In this book Guy Deutscher examines the historical development of Akkadian, the oldest recorded Semitic language and one of the earliest attested languages. Two thousand years of texts from 2500BC to 500BC provide a unique source for the study of linguistic change.
The first two parts of the book present an historical grammar of sentential complementation. Part one traces the emergence of new structures, describing how finite complements first developed, and tracing the grammaticalization of the quotative construction. Part two examines the language's functional history. It looks at the evolution of linguistic structures, showing for example how finite complements and embedded questions became more widespread as other parataxis and non-finite complements receded. In the final part of the book the author puts these changes in a broader typological perspective and compares the development of Akkadian to similar processes in other languages. The emergence of finite complementation may, he suggests, be an adaptive process, related to the growing complexity of communication.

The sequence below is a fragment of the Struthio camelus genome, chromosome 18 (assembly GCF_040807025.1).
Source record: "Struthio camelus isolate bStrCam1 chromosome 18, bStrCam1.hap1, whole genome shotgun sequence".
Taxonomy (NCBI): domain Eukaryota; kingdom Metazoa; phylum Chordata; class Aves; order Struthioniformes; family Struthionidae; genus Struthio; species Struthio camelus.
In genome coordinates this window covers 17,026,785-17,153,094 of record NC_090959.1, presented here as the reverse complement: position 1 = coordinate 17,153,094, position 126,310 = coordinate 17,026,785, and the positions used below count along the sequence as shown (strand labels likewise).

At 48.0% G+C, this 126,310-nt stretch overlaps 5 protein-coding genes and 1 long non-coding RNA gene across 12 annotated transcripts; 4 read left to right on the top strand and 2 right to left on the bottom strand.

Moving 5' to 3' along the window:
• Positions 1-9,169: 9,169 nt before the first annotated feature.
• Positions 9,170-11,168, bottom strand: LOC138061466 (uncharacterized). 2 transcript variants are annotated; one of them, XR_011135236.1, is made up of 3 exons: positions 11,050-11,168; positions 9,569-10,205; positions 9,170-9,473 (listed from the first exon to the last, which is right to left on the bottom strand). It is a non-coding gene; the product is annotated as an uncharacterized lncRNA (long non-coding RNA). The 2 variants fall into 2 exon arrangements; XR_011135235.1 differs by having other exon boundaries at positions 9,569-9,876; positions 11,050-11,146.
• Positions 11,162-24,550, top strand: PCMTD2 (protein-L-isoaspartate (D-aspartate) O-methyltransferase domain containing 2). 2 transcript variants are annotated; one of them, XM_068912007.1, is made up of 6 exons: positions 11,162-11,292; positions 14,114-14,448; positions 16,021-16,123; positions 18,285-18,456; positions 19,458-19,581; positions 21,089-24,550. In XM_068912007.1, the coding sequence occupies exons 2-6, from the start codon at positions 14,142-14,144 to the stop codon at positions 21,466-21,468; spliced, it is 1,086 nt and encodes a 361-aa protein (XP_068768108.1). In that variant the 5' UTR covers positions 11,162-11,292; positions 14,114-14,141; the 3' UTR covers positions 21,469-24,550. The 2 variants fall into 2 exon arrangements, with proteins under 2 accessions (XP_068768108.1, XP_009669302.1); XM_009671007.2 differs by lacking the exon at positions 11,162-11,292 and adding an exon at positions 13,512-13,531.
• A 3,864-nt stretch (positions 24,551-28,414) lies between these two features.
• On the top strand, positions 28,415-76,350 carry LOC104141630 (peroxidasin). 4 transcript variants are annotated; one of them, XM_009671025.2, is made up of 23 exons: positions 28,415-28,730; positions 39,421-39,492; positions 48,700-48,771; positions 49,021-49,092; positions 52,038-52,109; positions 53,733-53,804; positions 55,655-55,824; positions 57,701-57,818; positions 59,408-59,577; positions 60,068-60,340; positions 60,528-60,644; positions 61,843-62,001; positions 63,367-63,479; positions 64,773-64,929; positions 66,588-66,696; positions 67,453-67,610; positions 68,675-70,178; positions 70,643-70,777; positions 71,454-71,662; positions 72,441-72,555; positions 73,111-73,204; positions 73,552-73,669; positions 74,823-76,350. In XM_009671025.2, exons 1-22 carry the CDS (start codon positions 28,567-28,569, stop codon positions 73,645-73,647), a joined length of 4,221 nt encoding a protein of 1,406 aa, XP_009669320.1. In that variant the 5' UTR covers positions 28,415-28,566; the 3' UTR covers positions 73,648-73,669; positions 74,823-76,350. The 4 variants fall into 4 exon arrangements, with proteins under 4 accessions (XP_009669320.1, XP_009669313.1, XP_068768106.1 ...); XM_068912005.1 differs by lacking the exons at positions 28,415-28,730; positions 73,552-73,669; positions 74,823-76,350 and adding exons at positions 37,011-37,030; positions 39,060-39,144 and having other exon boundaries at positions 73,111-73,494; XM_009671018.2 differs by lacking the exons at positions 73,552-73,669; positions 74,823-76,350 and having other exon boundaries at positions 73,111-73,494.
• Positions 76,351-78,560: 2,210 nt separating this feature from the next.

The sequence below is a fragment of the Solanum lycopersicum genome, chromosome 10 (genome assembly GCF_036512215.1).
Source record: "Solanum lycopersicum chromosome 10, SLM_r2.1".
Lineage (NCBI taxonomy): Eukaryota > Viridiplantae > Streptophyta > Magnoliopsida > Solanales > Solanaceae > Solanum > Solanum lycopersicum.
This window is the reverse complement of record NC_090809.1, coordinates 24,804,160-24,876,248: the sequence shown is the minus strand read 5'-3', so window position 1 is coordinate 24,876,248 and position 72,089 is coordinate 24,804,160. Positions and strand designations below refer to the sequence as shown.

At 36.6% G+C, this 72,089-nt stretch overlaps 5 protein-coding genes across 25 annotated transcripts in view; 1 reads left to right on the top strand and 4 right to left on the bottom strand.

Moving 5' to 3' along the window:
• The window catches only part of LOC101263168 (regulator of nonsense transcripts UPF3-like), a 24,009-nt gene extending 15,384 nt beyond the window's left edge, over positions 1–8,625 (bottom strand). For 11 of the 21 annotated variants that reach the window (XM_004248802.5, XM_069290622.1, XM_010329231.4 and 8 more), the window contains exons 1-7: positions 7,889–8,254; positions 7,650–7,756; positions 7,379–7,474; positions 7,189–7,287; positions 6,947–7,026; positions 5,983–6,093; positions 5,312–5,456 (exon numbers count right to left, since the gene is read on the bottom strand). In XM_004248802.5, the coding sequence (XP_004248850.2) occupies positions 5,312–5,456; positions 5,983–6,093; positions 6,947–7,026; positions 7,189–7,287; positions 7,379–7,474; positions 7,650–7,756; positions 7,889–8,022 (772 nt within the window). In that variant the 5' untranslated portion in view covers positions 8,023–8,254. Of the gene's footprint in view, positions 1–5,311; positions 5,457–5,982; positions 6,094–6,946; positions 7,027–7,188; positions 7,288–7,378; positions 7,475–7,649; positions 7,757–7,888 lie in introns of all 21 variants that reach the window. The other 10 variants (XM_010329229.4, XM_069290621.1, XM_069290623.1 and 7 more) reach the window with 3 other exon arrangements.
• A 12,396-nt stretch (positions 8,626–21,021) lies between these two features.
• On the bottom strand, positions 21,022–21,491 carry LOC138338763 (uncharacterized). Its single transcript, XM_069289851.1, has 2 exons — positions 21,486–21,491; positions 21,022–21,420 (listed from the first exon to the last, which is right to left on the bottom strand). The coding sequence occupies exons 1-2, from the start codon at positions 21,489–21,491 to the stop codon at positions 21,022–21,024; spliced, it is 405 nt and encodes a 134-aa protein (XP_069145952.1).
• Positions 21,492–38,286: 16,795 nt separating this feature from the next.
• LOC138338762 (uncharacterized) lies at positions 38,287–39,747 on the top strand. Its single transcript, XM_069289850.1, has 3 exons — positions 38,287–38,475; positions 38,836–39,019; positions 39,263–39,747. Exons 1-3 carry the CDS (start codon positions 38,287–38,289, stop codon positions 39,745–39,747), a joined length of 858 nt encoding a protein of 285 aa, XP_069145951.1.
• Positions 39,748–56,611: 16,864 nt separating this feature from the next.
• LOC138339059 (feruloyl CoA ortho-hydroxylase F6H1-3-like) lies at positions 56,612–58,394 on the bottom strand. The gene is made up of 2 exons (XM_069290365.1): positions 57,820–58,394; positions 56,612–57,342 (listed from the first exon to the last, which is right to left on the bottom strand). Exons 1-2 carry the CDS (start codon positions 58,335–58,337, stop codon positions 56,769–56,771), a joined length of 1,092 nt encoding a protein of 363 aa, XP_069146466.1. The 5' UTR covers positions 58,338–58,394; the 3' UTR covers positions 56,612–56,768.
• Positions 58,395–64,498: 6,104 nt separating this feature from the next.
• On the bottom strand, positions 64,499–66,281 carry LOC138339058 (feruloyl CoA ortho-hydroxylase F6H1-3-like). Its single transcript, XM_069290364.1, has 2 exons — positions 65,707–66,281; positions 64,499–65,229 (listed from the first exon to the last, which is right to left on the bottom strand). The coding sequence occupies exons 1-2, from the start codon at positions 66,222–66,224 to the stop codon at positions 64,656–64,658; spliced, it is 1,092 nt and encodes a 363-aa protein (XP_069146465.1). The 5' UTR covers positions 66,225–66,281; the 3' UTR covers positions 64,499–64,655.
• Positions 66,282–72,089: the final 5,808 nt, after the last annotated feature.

This book throws new light on the nature of linguistic change and offers fresh insights on a language that has rarely been presented to non-specialists, despite its enormous historical importance.